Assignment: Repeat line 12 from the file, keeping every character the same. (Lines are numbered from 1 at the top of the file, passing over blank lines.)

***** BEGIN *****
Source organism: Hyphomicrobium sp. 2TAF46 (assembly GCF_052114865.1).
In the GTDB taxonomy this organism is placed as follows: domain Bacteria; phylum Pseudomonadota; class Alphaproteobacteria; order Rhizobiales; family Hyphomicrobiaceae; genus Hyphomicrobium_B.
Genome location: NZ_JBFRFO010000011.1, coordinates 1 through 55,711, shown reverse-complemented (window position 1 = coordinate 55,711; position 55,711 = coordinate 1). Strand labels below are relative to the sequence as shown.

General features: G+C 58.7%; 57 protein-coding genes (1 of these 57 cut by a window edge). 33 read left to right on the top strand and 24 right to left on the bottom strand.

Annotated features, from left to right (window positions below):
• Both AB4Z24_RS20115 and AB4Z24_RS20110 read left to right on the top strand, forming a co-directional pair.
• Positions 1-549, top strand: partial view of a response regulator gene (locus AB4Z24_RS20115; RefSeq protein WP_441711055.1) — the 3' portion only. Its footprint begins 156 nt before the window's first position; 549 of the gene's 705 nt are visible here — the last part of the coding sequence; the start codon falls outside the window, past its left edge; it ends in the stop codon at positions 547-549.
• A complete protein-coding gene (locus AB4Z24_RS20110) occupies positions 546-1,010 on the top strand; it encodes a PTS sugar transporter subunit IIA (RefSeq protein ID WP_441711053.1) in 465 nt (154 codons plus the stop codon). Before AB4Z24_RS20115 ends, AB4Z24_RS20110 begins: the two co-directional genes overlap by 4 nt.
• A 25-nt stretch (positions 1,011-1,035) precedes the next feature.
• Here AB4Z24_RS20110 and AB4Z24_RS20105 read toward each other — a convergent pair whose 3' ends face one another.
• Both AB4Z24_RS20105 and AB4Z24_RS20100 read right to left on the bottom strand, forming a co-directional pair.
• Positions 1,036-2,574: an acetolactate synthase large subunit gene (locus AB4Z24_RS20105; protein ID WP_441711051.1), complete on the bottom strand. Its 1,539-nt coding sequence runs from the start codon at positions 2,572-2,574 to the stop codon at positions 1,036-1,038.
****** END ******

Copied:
• Positions 1,036-2,574: an acetolactate synthase large subunit gene (locus AB4Z24_RS20105; protein ID WP_441711051.1), complete on the bottom strand. Its 1,539-nt coding sequence runs from the start codon at positions 2,572-2,574 to the stop codon at positions 1,036-1,038.